The roots of the rural housing crisis

The roots of the rural housing crisis

Have you heard about the housing crisis hollowing out the countryside? This week, for once, the answer to that question might just be “yes”. The National Housing Federation’s Rural Housing Week has shone a light on a problem that is poorly understood and rarely discussed with anything like the urgency it deserves.

A vicious chain reaction

In many rural communities, the market for housing has become divorced from local people and their incomes. Homes are sold for as much as people are willing and able to pay for them. In theory, this means that lower average rural wages should be reflected in lower rural house prices. But in much of the countryside, the market serves primarily second and holiday homeowners and retirees, who have far more to spend on housing than local workers. The market doesn’t try to be affordable to local people, because it has plenty of demand from out of area to feed on. As a result, house price to income ratios are out of control – 13:1 in Horsham, 10:1 in Central Bedfordshire, 9:1 in Cornwall and South Lakeland. Keep in mind that it’s rare for mortgage providers to lend more than 4.5 times your income and it’s clear we have a big problem. Little wonder that new research from Shelter has uncovered a 15.8 percentage point drop homeownership in rural areas since 2001.

Those frozen out of homeownership are increasingly turning to the private rented sector, where costs are high, tenancies insecure, and housing conditions consistently the worst of any tenure. With more intense competition for these homes, young people and families on lower incomes are losing the resulting game of musical chairs. And a shrinking stock of rural social homes has been less able to catch them when they slip through the cracks in market provision. Ultimately, many are priced out of rural communities entirely – forced to move away from friends, families and jobs. Many rural employers struggle to fill vacancies and many communities struggle to sustain basic services such as schools and pubs. It’s a vicious chain reaction that threatens the social fabric of rural life and the very survival of some villages.

Breaking the silence

So why do we hear so little about rural housing in the national conversation about the housing crisis? To take a generous view, it may be because the impact of the lack of affordable, decent homes in urban areas is more visible. Anyone who has walked down a city centre street lately is well aware that too many people have nowhere to call home. By contrast, homelessness in rural areas is far more likely to be hidden from general view as people seek shelter in outhouses, barns, tents and cars. Perhaps it is also relevant that many of the people who shape the national conversation about the housing crisis – journalists, politicians, policy wonks at national housing charities – also live in cities, and may have limited contact with the less rosy side of country life.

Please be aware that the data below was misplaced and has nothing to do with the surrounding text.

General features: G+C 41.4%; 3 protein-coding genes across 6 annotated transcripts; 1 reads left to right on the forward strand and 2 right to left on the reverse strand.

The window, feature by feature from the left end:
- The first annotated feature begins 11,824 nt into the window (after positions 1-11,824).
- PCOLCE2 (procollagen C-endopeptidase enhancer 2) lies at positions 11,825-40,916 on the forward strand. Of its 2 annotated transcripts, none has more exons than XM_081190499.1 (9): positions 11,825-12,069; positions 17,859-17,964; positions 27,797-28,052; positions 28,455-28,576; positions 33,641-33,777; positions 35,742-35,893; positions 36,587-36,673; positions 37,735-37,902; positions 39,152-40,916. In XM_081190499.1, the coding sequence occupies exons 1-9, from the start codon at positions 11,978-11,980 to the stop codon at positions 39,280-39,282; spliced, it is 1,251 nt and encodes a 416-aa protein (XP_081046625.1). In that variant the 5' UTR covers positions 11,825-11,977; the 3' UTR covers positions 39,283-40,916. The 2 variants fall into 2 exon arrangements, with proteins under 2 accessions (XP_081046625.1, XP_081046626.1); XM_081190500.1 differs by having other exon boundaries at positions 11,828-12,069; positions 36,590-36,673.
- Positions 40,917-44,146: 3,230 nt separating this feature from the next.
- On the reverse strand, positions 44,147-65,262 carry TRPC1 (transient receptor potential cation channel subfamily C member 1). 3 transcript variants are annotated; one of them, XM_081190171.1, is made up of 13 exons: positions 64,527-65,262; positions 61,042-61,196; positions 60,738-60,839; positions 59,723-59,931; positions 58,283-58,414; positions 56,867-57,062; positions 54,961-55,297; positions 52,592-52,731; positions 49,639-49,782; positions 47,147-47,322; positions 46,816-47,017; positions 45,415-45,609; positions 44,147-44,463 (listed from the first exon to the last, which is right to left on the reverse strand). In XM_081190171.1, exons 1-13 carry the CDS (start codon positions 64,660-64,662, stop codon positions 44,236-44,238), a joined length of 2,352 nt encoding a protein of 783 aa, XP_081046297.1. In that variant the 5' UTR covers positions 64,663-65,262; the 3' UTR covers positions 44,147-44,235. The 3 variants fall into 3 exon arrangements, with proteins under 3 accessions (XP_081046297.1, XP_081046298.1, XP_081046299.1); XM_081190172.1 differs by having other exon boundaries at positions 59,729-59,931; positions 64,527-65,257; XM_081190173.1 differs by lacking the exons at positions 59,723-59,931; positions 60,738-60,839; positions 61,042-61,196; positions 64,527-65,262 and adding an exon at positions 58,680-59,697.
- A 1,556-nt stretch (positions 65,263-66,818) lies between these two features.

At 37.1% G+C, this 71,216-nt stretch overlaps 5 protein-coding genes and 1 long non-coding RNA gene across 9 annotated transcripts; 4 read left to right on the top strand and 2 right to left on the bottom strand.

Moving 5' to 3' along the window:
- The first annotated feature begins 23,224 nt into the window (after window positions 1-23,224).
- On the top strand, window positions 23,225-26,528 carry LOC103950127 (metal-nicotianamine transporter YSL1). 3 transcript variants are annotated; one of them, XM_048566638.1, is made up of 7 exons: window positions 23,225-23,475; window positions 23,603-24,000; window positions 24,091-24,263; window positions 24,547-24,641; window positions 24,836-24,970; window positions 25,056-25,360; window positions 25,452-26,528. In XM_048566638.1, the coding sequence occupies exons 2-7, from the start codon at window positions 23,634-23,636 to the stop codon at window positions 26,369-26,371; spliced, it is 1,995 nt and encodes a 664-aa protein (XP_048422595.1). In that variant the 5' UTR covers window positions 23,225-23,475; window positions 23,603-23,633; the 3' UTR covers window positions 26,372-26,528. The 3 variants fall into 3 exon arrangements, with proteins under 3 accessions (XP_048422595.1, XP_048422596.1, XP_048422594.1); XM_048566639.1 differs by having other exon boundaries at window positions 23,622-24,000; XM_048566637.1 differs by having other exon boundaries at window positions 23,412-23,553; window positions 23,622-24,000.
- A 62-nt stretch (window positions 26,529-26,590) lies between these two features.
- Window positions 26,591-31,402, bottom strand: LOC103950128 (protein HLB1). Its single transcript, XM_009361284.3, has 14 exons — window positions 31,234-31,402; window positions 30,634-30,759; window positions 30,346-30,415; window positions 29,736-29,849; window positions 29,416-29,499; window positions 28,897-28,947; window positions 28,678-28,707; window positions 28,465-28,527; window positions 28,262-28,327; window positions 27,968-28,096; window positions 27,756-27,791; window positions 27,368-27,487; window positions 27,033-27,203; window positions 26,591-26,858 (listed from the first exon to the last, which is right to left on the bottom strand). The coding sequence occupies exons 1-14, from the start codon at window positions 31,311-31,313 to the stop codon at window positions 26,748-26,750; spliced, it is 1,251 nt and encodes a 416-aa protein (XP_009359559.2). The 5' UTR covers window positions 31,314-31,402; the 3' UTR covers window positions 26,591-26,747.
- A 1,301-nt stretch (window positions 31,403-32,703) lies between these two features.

Whatever the reason, the end result has been an escalating problem in rural areas that has been little noted outside them. Rural Housing Week has an important role in breaking this silence, lifting the lid on a hidden crisis and celebrating the councils and housing associations getting rural social homes built against the odds.

The roots of the crisis

But while it is certainly true that cities get too much attention and a disproportionate share of resources compared to rural areas, these factors are not at the root of the housing crisis in the countryside, and they hold out little prospect of fixing it. The fundamental drivers of the dearth of affordable, decent homes are strikingly similar across rural, suburban and urban areas:

  • a lack of support for and public investment in genuinely affordable housing
  • affordable housing providers lack access to affordable land because the land market is broken
  • decisions about what is built, where and for whom are pre-determined by the broken land market, because developers assume they will build the most profitable kinds of homes to win land bids
  • weak, excessively flexible planning rules have reduced affordable housing delivery through Section 106

These are not problems which can be resolved by tweaking the existing system in ways that get a slightly bigger piece of the pie for rural areas. For example, until the prime minister announced new money in her party conference speech last year, there was £0 of public grant available to build truly affordable social rent homes anywhere. A bigger slice of £0 is still £0.

Tackling the fundamental problems which drive the housing crisis everywhere is no mean feat, and the solutions will need to be tailored for local circumstances. There is no doubt that particular policies (like the removal of affordable housing from schemes of fewer than ten homes) are tone deaf to the needs and nature of rural development. But the big changes in legislation and financial and political commitment needed to build our way out of this hole are common across the country and require close collaboration across traditional groups.

That is exactly what we intend to do in Shelter’s upcoming work to map out the path to build a bigger, better social housing offer.